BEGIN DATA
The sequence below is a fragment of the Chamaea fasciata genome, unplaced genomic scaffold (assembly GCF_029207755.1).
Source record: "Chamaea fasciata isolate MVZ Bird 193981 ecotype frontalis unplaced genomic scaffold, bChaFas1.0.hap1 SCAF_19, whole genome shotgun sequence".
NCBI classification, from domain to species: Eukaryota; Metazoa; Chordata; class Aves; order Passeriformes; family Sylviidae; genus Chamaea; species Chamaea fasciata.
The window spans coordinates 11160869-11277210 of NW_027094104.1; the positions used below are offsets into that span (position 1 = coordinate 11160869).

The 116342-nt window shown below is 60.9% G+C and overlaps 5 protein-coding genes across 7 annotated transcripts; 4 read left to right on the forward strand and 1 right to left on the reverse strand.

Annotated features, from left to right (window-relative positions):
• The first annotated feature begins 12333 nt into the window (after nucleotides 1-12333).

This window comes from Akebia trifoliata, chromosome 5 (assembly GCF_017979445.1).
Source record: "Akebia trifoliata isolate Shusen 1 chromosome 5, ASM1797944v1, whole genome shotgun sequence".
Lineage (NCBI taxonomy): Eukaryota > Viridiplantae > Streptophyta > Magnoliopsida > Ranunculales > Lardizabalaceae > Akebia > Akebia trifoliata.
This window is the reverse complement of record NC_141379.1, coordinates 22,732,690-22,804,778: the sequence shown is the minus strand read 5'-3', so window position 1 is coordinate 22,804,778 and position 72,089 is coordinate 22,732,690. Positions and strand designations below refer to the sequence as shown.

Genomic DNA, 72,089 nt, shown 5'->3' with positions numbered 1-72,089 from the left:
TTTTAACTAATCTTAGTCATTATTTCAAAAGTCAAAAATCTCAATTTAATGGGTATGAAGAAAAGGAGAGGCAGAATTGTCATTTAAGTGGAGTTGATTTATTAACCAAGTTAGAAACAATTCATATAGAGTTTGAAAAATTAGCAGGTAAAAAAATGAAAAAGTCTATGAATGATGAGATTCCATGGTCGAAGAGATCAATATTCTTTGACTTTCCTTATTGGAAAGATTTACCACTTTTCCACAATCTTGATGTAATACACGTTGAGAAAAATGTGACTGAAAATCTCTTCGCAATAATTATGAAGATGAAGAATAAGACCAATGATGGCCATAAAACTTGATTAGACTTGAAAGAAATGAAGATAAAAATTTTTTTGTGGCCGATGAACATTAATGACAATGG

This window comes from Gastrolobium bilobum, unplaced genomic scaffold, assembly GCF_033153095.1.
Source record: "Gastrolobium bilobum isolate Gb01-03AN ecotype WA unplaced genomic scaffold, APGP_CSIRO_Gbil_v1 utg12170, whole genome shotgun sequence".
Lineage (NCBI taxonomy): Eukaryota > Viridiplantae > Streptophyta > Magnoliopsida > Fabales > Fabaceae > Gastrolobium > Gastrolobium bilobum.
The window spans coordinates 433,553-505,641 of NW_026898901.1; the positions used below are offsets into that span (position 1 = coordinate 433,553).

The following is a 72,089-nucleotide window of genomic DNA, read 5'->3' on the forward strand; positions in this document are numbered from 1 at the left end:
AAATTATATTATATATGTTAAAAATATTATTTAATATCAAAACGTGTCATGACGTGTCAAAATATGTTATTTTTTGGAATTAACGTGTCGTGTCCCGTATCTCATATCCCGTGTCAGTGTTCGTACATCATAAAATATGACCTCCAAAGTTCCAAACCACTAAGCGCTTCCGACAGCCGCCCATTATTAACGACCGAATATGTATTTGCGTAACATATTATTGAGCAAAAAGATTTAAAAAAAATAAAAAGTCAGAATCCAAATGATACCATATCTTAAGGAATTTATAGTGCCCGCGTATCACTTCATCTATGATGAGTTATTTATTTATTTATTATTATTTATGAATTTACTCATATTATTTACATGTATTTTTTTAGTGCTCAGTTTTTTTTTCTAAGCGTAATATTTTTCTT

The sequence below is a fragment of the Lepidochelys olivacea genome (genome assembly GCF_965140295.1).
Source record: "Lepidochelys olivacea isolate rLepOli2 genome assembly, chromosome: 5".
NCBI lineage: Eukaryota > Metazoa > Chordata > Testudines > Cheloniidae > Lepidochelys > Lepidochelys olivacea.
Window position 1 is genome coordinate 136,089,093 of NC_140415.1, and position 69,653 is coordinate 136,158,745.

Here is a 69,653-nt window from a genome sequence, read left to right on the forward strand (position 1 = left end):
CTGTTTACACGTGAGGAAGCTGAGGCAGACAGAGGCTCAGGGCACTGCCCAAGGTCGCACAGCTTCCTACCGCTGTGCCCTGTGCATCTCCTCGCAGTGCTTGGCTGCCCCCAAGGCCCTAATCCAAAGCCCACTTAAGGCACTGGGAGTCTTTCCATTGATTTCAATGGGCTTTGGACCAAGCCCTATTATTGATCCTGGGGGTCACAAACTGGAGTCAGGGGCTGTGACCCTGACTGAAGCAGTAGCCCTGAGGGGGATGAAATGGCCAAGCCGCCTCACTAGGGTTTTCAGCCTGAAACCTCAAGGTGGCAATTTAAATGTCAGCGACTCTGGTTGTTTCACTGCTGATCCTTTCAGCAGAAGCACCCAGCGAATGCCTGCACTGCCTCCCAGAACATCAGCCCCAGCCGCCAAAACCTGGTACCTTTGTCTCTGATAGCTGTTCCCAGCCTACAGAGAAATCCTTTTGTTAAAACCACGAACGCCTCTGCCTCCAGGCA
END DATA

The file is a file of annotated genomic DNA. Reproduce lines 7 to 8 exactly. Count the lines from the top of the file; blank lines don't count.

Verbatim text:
• The first annotated feature begins 12333 nt into the window (after nucleotides 1-12333).

This window comes from Akebia trifoliata, chromosome 5 (assembly GCF_017979445.1).